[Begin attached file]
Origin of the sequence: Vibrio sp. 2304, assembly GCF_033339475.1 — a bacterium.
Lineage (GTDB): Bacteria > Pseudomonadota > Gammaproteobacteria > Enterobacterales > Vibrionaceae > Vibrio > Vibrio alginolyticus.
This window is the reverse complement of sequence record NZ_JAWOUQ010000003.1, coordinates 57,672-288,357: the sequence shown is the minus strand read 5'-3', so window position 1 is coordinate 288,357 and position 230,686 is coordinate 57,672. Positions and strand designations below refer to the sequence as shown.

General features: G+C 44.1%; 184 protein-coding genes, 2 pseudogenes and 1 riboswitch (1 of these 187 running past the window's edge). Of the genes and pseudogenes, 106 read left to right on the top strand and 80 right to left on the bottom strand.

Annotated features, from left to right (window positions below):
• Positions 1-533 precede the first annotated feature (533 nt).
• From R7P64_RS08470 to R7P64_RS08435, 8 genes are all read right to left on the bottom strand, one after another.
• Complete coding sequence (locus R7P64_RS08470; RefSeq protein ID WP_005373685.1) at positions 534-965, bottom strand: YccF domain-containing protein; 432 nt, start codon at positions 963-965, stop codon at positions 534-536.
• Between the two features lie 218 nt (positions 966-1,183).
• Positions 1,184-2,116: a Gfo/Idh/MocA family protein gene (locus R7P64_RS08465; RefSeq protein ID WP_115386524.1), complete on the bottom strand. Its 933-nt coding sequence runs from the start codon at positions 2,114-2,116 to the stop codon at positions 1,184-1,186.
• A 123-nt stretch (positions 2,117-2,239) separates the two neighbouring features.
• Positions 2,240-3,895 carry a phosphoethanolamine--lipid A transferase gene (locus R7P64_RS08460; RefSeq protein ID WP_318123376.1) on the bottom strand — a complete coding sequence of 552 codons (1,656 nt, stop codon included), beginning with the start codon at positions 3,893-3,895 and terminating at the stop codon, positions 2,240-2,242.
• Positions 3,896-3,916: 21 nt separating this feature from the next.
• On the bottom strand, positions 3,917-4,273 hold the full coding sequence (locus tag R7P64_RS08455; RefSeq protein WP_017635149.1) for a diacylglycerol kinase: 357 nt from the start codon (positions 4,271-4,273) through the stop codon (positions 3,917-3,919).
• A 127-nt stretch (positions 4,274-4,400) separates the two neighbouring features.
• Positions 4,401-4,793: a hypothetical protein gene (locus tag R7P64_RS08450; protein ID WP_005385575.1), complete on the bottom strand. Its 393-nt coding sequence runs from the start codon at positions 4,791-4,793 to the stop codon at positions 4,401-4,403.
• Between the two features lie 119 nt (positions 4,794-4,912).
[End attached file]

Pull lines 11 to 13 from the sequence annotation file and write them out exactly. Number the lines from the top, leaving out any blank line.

• A 123-nt stretch (positions 2,117-2,239) separates the two neighbouring features.
• Positions 2,240-3,895 carry a phosphoethanolamine--lipid A transferase gene (locus R7P64_RS08460; RefSeq protein ID WP_318123376.1) on the bottom strand — a complete coding sequence of 552 codons (1,656 nt, stop codon included), beginning with the start codon at positions 3,893-3,895 and terminating at the stop codon, positions 2,240-2,242.
• Positions 3,896-3,916: 21 nt separating this feature from the next.